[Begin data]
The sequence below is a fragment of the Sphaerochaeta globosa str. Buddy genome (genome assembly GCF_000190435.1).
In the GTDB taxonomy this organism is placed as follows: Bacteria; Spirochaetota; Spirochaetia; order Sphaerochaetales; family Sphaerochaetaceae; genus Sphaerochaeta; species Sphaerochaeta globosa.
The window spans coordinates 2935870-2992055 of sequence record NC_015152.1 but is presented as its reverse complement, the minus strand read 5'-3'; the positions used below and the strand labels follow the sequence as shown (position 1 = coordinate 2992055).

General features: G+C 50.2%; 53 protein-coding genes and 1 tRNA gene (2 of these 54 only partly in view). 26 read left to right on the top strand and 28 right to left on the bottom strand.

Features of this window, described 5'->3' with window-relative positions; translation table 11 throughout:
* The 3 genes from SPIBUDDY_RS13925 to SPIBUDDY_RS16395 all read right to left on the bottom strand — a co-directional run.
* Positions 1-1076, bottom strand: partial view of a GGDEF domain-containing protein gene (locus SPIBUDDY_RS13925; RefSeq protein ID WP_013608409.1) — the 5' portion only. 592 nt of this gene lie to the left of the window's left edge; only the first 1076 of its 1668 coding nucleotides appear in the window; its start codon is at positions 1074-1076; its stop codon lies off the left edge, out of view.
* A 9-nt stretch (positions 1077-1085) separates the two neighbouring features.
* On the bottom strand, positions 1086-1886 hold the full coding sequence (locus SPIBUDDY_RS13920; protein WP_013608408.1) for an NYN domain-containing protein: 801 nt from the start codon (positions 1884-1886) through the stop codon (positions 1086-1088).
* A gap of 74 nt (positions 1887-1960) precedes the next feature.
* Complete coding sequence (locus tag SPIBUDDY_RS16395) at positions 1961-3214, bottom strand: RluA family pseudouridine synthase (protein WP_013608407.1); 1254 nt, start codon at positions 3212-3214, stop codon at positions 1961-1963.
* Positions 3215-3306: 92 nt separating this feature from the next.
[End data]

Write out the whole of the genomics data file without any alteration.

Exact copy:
The sequence below is a fragment of the Sphaerochaeta globosa str. Buddy genome (genome assembly GCF_000190435.1).
In the GTDB taxonomy this organism is placed as follows: Bacteria; Spirochaetota; Spirochaetia; order Sphaerochaetales; family Sphaerochaetaceae; genus Sphaerochaeta; species Sphaerochaeta globosa.
The window spans coordinates 2935870-2992055 of sequence record NC_015152.1 but is presented as its reverse complement, the minus strand read 5'-3'; the positions used below and the strand labels follow the sequence as shown (position 1 = coordinate 2992055).

General features: G+C 50.2%; 53 protein-coding genes and 1 tRNA gene (2 of these 54 only partly in view). 26 read left to right on the top strand and 28 right to left on the bottom strand.

Features of this window, described 5'->3' with window-relative positions; translation table 11 throughout:
* The 3 genes from SPIBUDDY_RS13925 to SPIBUDDY_RS16395 all read right to left on the bottom strand — a co-directional run.
* Positions 1-1076, bottom strand: partial view of a GGDEF domain-containing protein gene (locus SPIBUDDY_RS13925; RefSeq protein ID WP_013608409.1) — the 5' portion only. 592 nt of this gene lie to the left of the window's left edge; only the first 1076 of its 1668 coding nucleotides appear in the window; its start codon is at positions 1074-1076; its stop codon lies off the left edge, out of view.
* A 9-nt stretch (positions 1077-1085) separates the two neighbouring features.
* On the bottom strand, positions 1086-1886 hold the full coding sequence (locus SPIBUDDY_RS13920; protein WP_013608408.1) for an NYN domain-containing protein: 801 nt from the start codon (positions 1884-1886) through the stop codon (positions 1086-1088).
* A gap of 74 nt (positions 1887-1960) precedes the next feature.
* Complete coding sequence (locus tag SPIBUDDY_RS16395) at positions 1961-3214, bottom strand: RluA family pseudouridine synthase (protein WP_013608407.1); 1254 nt, start codon at positions 3212-3214, stop codon at positions 1961-1963.
* Positions 3215-3306: 92 nt separating this feature from the next.